"In my voice, your voice, a woman's voice I expand another prayer... My voice rises and cries out to Heaven... In my voice, in a woman's voice, is prayer."
This soulful morning prayer is rendered to a crescendo at the Western Wall in Jerusalem by a group of women - known as the Women of the Wall (WOW). Yet, despite a passionate rendition, they are accused of breaking the law by the ultra orthodox rabbinate, which has declared the Western Wall a religious space subject to orthodox law and custom. According to Jewish laws women are forbidden to sing, wear prayer shawls, read the Torah or pray aloud even in the women's section of the Wall.
In defiance to this discriminating rule, WOW was formed in 1998 when a group of Israeli and American men and women, who were present in the city for a feminist conference, spontaneously decided to pray together at the Western Wall (Kotel).
A remnant of the wall surrounding the Jewish Temple in Jerusalem that was destroyed by the Romans 2,000 years ago, the Western Wall became a symbol of the Jewish people's longing for Jerusalem. In 1967, it became part of Israel. Since then there has been a public debate over to whom the wall belongs. "The Prime Minster had a choice either to give it to the archaeologists or the rabbis. He gave it to the rabbis," says filmmaker Prof. Yael Katzir, who has directed the award-winning 'Praying in Their Own Voice', a film about WOW.
Said to present "an Israeli perspective on democracy, Israeli-ness and Judaism", 'Praying in...' was recently screened in India at the International Festival of Tribal Arts and Culture by Indian Infotainment Media Corporation and Vanya Prakashan, Tribal Welfare Department, Madhya Pradesh. Katzir, who is in her mid-sixties and Head of Communal Cable TV in Beit Berl College, Tel Aviv, was present at the festival.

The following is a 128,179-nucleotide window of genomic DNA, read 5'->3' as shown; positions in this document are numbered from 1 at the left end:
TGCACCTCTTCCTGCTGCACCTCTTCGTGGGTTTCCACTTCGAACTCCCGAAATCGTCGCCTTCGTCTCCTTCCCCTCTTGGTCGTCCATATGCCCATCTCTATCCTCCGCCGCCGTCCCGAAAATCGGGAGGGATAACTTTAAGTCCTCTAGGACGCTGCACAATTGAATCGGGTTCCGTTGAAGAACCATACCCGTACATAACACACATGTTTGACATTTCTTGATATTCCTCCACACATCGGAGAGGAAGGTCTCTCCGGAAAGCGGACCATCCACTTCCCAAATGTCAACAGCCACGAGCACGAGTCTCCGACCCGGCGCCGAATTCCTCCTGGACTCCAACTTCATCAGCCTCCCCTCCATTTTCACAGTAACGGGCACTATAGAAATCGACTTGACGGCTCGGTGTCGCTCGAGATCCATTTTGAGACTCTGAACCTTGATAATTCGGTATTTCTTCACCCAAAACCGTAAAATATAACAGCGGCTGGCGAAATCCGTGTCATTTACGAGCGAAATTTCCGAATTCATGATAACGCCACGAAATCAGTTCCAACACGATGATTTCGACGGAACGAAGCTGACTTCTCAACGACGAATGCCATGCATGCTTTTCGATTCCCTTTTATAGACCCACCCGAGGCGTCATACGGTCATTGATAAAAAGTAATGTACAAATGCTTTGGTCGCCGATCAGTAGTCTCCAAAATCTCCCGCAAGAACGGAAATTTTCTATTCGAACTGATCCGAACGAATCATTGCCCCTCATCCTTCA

"The Wall is a cultural and national symbol of unity but the ultra orthodox rabbinate made it like a synagogue. They want to impose their orthodoxy on all Jews. For me, it is unacceptable that women are not allowed to read from the Torah. It became extremely important for me to become a voice through my film," said Katzir.
The film introduces a group of women belonging to all streams of Judaism - orthodox, Reform and Conservative - who want to worship and have a share in Jewish ritual and the state of Israel. Ironically, unlike in Jewish communities in the rest of the world, women in Israel are being exiled.
"The Torah is my connection as an Israeli and Jewish woman to the most primal source of my identity. If I can't read from the Torah scroll as a woman, then no one has the right to read it," says Peggy Cidor, a journalist and member of WOW, to the camera. Katzir captures an emotive Cidor as she adds, "The Torah doesn't belong to the group but to everyone. We women were there when the Torah was given at Sinai. We were part of it. So we are fighting for the basic rights to recite the morning prayers."
However, Katzir, who is committed to the idea of inclusivity, brings in the voices of those who oppose the WOW. "The Torah gives you no right, you have nothing at all. Those who violate the Torah rules goes to hell," says MP Rabi Nissim Zeev, Shaas Political Party.